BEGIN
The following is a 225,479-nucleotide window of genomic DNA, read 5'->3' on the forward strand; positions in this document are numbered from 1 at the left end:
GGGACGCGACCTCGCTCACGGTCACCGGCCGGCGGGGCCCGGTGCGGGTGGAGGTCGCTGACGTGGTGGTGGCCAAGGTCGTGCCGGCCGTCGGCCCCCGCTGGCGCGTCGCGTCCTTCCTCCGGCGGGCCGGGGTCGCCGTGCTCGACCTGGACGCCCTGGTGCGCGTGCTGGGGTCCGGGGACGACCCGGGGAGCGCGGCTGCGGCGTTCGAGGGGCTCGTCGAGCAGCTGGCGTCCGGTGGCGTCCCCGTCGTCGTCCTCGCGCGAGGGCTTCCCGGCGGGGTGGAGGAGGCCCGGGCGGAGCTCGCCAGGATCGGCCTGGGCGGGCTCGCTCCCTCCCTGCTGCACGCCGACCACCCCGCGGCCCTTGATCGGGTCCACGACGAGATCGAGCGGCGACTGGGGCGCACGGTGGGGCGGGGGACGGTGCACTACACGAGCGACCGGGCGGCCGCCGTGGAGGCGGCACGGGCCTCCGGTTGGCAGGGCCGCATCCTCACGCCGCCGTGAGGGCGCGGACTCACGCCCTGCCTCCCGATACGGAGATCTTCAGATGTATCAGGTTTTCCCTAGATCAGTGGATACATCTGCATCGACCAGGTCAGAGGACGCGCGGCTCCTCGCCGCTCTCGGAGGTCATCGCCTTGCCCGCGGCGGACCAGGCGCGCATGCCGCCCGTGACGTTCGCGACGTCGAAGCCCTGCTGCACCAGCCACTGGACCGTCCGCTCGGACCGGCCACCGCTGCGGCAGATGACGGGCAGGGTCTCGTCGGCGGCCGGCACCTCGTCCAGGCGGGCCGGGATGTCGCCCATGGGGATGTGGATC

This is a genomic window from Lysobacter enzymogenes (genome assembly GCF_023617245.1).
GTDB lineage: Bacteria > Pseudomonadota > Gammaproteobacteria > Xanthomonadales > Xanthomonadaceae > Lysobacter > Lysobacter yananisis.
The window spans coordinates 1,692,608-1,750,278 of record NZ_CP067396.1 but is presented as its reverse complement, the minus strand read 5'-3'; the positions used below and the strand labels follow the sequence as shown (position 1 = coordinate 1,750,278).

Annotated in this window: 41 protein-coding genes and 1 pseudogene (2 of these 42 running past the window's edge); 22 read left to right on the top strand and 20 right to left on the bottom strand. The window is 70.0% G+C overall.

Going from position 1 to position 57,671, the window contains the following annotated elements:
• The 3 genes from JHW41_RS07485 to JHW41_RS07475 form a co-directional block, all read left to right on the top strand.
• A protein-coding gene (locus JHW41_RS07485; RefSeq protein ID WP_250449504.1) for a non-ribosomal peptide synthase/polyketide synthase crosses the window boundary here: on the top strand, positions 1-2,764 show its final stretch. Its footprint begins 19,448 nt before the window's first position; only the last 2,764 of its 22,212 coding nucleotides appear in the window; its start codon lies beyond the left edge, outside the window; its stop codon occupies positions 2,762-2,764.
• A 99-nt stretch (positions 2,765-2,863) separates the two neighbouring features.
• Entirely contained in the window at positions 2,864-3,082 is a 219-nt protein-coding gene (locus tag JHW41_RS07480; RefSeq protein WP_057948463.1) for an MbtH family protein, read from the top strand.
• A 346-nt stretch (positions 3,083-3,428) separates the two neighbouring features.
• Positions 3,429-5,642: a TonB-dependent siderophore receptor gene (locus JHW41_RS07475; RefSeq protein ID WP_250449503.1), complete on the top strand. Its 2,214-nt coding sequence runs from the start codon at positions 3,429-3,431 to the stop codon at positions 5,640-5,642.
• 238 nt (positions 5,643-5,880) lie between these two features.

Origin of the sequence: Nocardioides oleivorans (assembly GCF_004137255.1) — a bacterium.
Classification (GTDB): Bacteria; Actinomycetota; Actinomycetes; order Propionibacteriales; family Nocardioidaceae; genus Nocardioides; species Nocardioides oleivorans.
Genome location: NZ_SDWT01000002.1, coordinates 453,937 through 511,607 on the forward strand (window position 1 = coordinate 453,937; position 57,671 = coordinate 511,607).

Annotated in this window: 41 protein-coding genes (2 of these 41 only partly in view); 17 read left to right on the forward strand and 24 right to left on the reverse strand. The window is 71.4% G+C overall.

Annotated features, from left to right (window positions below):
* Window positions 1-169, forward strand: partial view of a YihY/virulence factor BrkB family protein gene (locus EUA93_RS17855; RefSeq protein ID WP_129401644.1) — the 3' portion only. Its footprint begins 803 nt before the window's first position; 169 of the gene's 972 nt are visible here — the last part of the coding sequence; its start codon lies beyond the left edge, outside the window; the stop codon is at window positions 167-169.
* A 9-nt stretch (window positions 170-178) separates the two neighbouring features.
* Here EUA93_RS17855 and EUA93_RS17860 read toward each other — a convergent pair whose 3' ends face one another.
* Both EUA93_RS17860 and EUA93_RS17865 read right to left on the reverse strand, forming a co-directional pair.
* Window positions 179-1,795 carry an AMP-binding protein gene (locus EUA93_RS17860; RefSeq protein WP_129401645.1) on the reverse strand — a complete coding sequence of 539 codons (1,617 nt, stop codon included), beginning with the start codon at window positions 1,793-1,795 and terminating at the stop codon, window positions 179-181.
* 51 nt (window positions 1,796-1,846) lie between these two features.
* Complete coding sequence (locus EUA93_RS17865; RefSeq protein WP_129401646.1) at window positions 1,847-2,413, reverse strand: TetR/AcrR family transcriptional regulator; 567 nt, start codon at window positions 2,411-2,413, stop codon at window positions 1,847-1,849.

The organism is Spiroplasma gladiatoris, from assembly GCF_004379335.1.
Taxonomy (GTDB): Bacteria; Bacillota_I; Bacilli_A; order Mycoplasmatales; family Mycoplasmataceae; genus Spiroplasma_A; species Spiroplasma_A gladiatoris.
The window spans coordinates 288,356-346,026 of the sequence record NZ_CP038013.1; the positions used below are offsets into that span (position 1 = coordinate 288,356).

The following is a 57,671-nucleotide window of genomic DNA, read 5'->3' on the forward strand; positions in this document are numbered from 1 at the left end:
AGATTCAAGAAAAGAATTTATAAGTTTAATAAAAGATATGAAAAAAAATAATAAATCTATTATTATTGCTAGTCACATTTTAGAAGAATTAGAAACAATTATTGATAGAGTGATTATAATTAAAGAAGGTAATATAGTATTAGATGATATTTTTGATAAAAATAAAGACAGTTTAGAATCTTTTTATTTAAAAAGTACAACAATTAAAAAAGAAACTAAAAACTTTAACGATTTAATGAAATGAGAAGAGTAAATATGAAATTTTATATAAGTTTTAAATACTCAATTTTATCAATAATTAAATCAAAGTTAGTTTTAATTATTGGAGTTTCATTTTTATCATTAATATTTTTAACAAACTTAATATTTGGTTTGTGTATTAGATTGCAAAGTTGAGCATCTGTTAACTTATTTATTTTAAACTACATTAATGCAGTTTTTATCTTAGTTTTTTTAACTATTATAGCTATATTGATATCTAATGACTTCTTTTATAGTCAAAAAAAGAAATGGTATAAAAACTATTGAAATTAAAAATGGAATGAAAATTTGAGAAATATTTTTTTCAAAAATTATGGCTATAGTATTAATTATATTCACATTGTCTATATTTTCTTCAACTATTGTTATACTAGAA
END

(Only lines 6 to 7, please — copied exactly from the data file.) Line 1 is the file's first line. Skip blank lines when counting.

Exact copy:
Annotated in this window: 41 protein-coding genes and 1 pseudogene (2 of these 42 running past the window's edge); 22 read left to right on the top strand and 20 right to left on the bottom strand. The window is 70.0% G+C overall.

Going from position 1 to position 57,671, the window contains the following annotated elements: